Saturday, April 29, 2006

'To be' is to be called...

There is a contradiction between the theology and practice of ordained ministry in the Vineyard Church that I have had trouble identifying...until now. In my discussions with close friends (Anti-Blog and The Great PB among them), I have been made aware of this tension, but I have had trouble articulating exactly what it is. According to various statements (official and otherwise), "to be" an ordained minister in the Vineyard is "to do" the stuff that an ordained minister needs to do. Of, course, it's not exactly that simple. To be ordained might better be stated (from this perspective) as "the recognition and affirmation of a person doing the things of ordained ministry."

This "to be is to do" model is argued most forcefully by Anti-Blog in our various conversations, and has many theological and practical advantages. One of the interesting characteristics of this model is that "ordination" only applies to people who are currently serving in a pastoral capacity; that is, you don't remain ordained once you retire from the ministry, or move on to another job. Another interesting element is that your ordination is tied to the local Vineyard Church that ordained you, and not to a larger directory of (or authority over) Vineyard pastors. Much of this perspective undoubtedly comes from the Vineyard self-understanding as a "church planting movement." Because the Vineyard is relatively young (around 30-years-old), most of its pastors have been church planters. These individuals (or couples, mostly couples), have been sent by local congregations, venturing into territory with no other Vineyard Churches and established these churches themselves. In this way, the church planters served in a missionary capacity at the behest of their former local congregation, evangelizing the unchurched in primarily urban/suburban settings and establishing a Vineyard presence in those areas.

If Vineyard pastors are essentially missional church planters, then several practical and theological implications ensue. First, whatever is not required of a missionary should not be required of a pastor. This means that advanced seminary degrees are not required for ministry, nor are lifelong commitments to "vocational ministry." Just as missionaries may not be seminary trained, and may feel called to serve for a period of a few years, so pastors (church planters) may only be involved for a period of time. Second, it means that pastors can be affirmed as a married couple, and not merely as an individual (male or female). Both the man and the woman are serving in a pastoral capacity. Just as you cannot drag your husband or wife to Borneo (for example) and pretend that only one of you is a missionary, the same is true for the church planting couple. Finally, it emphasizes the Protestant notion of the "priesthood of all believers" and affirms it in such a way as to recognize the practial importance of an administrator, while at the same time freeing others in the congregation to perform important elements of traditional pastoral ministry (preaching, administering sacraments, counseling, etc.).

Interestingly enough, this explicit and implied theological position tends to run into problems not in theory, but "in practice," because in practice, most Vineyards are not set up this way. In fact, it can look like Vineyards are hypocritical when it comes to the "working-out" of this theological position in the real world. As articulated, this model seems to point toward a strong belief in "team leadership," based on the notion of the priesthood of all believers, whereby one person (or a married couple) assumes a sort-of "leadership by default" - by virtue of their recognition of the practical needs of the church and their desire to meet them. In this context, however, most of the real leadership takes place among a group of leaders, identified by their desire to engage with the mission of the church and their love and compassion for its local members. This vision is not the reality in many Vineyard Churches. At my current church home, there is one clear leader. Despite strong personal relationships and the value placed on discipling people in leadership, everyone else stands in a reduced position of authority to the pastor, no matter what their leadership capacity. For The Great PB, "the buck stops here." Whether or not this is a remnant of the more authoritative pastoral model of Calvary Chapel (the movement from which many Vineyard pastors came) seems irrelevant. At the Cincinnati Vineyard Christian Fellowship, I never met the wife of the senior pastor, despite the fact that I spoke with him on many occasions and worshipped with him for almost two years. It was a large church with multiple services, and meeting everyone (and establishing a strong relationship with them) was simply impossible. It was clear in this context that he was the one serving in the leadership position, and not his wife. Of course, this worked out fine in a place like Cincinnati, with an established church in a situation where the spouse had no desire to be a "pastor," or even less perhaps a traditional "pastor's wife."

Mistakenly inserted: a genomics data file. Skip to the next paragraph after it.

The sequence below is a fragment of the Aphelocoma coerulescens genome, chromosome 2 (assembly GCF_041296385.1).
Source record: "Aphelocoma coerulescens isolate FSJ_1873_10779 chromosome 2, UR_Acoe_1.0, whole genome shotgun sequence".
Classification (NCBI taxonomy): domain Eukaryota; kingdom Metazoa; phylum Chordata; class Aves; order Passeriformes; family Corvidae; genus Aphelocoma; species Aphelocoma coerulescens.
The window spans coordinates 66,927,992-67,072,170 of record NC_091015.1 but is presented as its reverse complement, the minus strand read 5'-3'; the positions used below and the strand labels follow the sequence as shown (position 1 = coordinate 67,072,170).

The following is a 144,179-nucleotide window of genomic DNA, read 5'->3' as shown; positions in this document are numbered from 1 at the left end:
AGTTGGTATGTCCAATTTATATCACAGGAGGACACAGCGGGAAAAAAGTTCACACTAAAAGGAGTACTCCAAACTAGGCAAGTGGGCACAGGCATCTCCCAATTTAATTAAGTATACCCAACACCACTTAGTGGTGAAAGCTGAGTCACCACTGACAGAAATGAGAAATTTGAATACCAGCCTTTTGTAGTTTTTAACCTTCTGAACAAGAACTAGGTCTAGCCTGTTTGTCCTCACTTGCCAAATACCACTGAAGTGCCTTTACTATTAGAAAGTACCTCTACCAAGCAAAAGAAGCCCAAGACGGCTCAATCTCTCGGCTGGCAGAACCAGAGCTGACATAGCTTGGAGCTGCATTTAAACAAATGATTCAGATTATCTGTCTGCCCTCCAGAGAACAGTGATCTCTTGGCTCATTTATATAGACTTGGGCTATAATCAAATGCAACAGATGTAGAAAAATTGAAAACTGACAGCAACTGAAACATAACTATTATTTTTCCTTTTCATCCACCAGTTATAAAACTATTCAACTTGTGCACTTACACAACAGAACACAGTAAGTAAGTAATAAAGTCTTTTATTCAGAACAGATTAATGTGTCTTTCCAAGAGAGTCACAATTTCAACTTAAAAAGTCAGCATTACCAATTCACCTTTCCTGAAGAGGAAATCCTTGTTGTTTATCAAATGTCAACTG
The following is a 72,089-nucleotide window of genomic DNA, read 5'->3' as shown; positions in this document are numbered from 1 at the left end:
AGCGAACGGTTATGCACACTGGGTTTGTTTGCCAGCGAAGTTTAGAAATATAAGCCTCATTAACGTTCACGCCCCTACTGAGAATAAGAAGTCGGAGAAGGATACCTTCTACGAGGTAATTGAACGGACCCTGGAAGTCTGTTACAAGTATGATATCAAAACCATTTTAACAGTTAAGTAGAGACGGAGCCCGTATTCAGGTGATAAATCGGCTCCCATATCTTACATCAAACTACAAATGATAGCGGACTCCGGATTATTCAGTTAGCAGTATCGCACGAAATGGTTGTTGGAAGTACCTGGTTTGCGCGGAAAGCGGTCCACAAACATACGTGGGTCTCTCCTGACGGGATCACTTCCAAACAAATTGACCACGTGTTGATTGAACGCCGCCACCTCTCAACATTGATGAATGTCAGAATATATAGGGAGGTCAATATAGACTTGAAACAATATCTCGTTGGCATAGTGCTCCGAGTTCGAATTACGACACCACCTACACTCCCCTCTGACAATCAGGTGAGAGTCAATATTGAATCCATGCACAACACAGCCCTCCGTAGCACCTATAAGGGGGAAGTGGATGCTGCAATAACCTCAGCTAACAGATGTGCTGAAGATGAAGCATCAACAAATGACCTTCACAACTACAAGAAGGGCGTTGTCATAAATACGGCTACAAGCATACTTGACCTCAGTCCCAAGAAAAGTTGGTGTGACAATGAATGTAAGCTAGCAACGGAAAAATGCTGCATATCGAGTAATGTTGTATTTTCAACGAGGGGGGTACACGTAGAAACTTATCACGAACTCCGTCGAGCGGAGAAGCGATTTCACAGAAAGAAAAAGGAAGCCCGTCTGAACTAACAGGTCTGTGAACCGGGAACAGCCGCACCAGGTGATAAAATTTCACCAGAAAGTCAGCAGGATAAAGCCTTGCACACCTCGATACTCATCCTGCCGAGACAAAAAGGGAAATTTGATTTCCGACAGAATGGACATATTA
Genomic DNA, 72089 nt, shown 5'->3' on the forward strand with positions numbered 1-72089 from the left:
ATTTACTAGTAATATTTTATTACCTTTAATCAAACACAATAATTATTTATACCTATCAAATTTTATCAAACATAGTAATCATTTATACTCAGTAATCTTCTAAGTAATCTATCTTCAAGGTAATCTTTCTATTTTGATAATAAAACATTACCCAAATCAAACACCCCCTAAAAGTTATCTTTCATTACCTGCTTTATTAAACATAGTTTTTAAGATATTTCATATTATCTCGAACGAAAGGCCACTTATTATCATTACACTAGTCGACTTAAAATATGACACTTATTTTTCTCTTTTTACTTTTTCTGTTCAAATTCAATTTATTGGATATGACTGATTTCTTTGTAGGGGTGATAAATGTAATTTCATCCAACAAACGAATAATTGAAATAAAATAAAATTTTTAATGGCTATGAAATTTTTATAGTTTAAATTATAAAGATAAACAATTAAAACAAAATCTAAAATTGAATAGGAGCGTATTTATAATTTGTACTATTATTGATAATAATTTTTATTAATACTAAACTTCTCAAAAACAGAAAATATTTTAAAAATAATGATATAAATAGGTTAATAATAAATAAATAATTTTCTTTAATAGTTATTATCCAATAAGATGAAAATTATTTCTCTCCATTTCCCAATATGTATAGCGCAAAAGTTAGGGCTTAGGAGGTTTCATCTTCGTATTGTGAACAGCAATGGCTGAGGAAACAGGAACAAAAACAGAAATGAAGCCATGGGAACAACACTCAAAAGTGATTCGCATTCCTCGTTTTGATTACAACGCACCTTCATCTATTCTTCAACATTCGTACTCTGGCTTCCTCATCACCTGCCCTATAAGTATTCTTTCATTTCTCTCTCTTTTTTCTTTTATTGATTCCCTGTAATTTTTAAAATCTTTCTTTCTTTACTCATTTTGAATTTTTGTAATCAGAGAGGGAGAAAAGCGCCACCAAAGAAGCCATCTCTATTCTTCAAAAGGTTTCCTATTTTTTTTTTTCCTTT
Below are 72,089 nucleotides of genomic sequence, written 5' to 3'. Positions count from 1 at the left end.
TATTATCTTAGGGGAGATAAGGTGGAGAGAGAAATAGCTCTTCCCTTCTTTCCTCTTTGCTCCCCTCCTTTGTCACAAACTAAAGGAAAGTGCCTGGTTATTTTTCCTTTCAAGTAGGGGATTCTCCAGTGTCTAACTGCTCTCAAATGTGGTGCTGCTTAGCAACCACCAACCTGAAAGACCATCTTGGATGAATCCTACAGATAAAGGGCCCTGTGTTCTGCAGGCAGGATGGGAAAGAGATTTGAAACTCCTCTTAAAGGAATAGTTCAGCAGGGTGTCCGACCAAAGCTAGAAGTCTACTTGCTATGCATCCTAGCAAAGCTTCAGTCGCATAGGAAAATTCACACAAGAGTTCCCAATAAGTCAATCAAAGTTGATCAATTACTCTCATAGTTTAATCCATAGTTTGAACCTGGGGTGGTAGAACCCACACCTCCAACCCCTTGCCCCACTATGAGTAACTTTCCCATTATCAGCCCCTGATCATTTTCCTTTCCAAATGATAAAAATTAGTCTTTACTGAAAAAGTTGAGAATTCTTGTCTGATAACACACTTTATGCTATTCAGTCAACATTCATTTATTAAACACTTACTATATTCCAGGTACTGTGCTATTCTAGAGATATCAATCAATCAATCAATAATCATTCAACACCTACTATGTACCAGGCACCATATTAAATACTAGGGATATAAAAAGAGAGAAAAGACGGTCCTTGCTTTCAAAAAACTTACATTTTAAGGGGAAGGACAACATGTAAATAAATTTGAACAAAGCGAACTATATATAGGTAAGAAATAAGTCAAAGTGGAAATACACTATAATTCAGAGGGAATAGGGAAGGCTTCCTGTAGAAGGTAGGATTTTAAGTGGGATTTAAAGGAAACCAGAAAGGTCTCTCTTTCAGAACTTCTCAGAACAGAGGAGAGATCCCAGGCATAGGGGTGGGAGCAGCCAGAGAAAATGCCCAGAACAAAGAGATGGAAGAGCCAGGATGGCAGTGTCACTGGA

The appearance of hypocrisy in the "to be is to do" model slides all the way back to John Wimber himself. Although Wimber was very open to God doing just about anything in the context of the Church, he only allowed men to serve as senior pastors, out of respect for what he saw as a clear mandate in the Biblical tradition. Yet in a missional, "to be is to do" model, this makes no sense! Not only are women occasionally "doing" the work of ordained ministry, but they are often serving right alongside their husbands and missionary church-planters, and deserve the recognition as such. If "to be is to do," women who "do" pastoral things ARE pastors, and should be accorded the same recognition.

Unfortunately, I believe that "to be is to do" is an insufficient model for understanding pastoral ministry, and rests on foundations that do not take into account the full thrust of the Biblical and historical tradition. We need to look for a different model that takes these various elements into account. I believe that a better foundation for a Vineyard theology of ordination is an understanding that "to be" is not "to do." Instead, "to be is to be called by God," and to answer that call appropriately. Think about it: the role of pastor, of shepherding the people of God and leading a Church that is "for the world" is not something you do now and then, because no one else is doing it, like being a little league coach or stepping up and cooking meals for the soup kitchen. Pastors serve a more important role than simply "filling in the leadership gap" in a church. In fact, I believe pastors are responding to a direct calling of God upon their lives to dedicate part of their on Earth to the service of the Kingdom of God. This does not have to be a lifelong calling, or even necessarily a full-time calling, but it is nevertheless a serious and weighty calling.